EL NINO IS NOW NOT FORECAST TO APPEAR THIS WINTER!
Early data in Sept. indicated that we could have a developing El Nino this winter, but NASA Ocean surface temperature data has shown that the "warmer than normal" pool of water in the eastern Pacific Ocean that changes the course of the Jet stream and storms in the Northern Hemisphere, has not materialized. SO- Although I've told folks that if we had an El Nino winter, it would be colder and snowier, now there's no need to worry about it. It looks like an Average Winter for the Mid-Atlantic and Northeastern U.S.
The full article from CBS News' "Our Amazing Planet" website is below, and my friend and climatologist colleague Dr. Bill Patzert is quoted in it. - Rob
Adios, El Niño. Forecasters have called off predictions for a wet winter in the West, finally acceding that ocean temperatures in the Pacific show no signs of the infamous El Niño phenomenon.
Weather experts at the Climate Prediction Center (CPC) first warned of developing El Niño conditions in June. An El Niño is the warming of the equatorial Pacific Ocean, which results in major droughts in Southeast Asia and wet winters for the southwestern United States. In a boon for the battered Northeast, an El Niño would have meant less wintry weather there.
But in the following months, sea-surface temperatures failed to warm enough to shift global weather patterns. In early October, the CPC dropped the odds of an El Niño from 70 percent to 55 percent.
Finally, the CPC, part of the National Oceanic and Atmospheric Administration (NOAA), called off the El
Nino forecast Thursday (Nov. 9). "The previous El Nino watch has been discontinued as the chance of
El Nino has decreased," the CPC said yesterday in its monthly report.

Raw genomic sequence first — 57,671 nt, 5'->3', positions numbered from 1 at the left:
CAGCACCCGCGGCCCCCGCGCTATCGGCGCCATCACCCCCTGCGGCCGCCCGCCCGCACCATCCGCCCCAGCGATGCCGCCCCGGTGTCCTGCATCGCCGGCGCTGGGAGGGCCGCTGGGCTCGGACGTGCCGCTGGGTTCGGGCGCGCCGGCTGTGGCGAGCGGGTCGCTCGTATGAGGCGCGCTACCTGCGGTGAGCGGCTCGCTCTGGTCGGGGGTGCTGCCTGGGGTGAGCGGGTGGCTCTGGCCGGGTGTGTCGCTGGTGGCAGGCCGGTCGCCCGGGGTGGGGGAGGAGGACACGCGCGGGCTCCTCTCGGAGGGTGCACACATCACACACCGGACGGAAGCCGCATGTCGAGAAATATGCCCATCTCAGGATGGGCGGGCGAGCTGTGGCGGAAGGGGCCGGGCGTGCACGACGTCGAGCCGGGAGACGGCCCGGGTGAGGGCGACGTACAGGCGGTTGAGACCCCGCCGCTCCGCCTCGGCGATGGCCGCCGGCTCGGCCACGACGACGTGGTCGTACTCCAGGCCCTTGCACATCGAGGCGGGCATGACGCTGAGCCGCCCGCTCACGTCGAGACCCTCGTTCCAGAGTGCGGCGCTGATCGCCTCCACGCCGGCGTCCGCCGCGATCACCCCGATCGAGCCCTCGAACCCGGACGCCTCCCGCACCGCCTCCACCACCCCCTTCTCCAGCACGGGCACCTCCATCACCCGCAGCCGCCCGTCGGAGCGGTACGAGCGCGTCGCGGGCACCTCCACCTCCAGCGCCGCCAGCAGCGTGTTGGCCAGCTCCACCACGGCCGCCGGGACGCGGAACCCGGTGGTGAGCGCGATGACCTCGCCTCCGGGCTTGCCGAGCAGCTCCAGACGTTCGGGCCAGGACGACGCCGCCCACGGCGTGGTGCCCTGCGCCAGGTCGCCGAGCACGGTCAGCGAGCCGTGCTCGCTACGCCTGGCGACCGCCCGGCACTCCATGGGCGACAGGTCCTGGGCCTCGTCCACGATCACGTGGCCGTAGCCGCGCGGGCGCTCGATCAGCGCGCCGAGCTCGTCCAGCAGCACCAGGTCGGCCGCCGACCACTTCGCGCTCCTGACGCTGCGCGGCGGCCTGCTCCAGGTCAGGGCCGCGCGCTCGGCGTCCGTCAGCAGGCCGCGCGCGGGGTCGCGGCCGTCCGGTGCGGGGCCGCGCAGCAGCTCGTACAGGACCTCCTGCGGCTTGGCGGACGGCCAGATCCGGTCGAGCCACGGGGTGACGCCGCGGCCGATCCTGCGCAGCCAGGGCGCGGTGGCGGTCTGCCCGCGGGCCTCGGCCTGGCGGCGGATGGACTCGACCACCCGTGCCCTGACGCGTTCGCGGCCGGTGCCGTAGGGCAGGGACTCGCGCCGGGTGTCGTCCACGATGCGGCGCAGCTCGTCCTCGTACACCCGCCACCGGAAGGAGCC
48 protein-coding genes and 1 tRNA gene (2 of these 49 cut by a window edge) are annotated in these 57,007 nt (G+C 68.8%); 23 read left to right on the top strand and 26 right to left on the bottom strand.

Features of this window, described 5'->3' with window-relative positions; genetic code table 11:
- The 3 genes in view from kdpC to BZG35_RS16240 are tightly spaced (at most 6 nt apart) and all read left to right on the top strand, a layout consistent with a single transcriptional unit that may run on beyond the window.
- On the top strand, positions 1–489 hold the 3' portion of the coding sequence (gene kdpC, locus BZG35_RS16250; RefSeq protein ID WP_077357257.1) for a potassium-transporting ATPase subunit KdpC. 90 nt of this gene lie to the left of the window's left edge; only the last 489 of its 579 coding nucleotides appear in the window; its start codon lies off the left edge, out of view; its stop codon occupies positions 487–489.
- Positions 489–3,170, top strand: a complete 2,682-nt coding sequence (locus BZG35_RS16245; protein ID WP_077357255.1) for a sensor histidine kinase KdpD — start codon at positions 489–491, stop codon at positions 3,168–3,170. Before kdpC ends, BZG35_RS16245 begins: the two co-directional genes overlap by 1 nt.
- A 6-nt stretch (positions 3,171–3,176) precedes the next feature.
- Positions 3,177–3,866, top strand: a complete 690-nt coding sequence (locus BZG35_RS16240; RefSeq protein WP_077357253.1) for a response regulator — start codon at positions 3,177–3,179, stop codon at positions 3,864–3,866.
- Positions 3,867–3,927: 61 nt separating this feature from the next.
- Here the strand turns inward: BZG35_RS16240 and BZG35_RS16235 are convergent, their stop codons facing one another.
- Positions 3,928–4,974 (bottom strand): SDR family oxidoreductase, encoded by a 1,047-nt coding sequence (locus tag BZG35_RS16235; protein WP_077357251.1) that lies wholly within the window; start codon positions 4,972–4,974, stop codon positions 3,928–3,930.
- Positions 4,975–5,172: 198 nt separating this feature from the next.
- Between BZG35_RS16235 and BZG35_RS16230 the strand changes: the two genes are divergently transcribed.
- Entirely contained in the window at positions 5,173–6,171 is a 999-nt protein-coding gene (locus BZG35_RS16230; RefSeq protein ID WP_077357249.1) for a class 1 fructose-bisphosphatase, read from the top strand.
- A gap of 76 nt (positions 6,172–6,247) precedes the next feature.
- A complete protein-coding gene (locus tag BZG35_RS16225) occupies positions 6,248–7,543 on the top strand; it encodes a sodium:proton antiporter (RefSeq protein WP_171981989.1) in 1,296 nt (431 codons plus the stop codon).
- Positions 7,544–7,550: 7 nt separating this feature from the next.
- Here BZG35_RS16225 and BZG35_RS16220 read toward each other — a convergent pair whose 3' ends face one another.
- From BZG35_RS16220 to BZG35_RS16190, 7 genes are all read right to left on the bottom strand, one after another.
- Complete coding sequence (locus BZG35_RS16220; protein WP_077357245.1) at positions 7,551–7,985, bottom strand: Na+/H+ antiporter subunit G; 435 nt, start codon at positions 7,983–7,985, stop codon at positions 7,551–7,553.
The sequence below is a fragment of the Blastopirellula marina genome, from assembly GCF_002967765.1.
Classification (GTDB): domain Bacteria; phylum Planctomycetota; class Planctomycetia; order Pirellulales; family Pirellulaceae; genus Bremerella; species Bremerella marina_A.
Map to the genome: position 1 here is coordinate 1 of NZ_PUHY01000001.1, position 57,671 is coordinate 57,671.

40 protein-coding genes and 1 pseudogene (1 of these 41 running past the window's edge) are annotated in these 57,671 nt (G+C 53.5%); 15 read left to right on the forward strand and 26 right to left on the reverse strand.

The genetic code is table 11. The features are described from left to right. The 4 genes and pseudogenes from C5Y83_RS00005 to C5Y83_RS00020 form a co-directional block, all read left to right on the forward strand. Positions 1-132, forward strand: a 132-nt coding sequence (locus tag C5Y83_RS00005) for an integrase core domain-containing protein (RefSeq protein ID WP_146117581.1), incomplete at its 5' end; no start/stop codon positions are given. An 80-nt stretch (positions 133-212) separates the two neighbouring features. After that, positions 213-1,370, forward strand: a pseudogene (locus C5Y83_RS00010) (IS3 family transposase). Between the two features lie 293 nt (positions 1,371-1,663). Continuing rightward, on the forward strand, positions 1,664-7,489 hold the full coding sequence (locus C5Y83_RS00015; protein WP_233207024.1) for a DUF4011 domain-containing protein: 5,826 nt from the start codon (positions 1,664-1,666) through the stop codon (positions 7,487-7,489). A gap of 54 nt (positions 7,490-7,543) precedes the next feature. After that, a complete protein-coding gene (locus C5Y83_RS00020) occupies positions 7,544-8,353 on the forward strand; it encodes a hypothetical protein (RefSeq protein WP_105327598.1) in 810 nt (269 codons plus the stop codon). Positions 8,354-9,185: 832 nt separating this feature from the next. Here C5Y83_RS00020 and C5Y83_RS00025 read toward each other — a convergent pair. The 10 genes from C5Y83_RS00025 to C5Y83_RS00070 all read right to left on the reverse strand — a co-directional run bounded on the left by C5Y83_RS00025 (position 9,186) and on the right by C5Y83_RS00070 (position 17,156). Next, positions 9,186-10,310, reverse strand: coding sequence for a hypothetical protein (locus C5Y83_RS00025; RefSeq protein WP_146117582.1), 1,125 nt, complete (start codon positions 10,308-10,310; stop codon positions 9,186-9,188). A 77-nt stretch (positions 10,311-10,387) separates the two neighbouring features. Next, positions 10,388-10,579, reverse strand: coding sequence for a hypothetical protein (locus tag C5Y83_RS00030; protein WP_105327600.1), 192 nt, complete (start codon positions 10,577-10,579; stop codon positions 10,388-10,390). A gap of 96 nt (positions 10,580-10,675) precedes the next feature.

While chances of El Nino seem nil, the CPC said tropical ocean temperatures may still remain above
Instead of El Niño, NOAA predicts that the neutral phase of the El Niño/ La Niña Southern Oscillation (ENSO)index will prevail. Jokingly called "La Nada," it is the neutral middle ground between El Niño and La Niña (associated with cool water in the equatorial Pacific).
El Niño expert Bill Patzert first pegged the La Nada back in June. "The equatorial Pacific is neutral, with no El Niño developing... not even a hint," said Patzert, of the Jet Propulsion Laboratory in Pasadena, Calif., in June. Even as ocean temperatures warmed slightly, Patzert said he maintained the call.
"The atmospheric support never developed, and I was saying weak El Niño maybe, but basically La Nada," Patzert told OurAmazingPlanet in an email. "I wanted an El Niño, but I just couldn't make it happen."
La Nada makes storms more difficult to predict. Without ENSO's influence on storm patterns, forecasters lack a predictable guide for winter temperature and precipitation throughout the United States. For example, El Niño means more rain and snow in the south and the phenomenon even calms hurricanes in the Atlantic.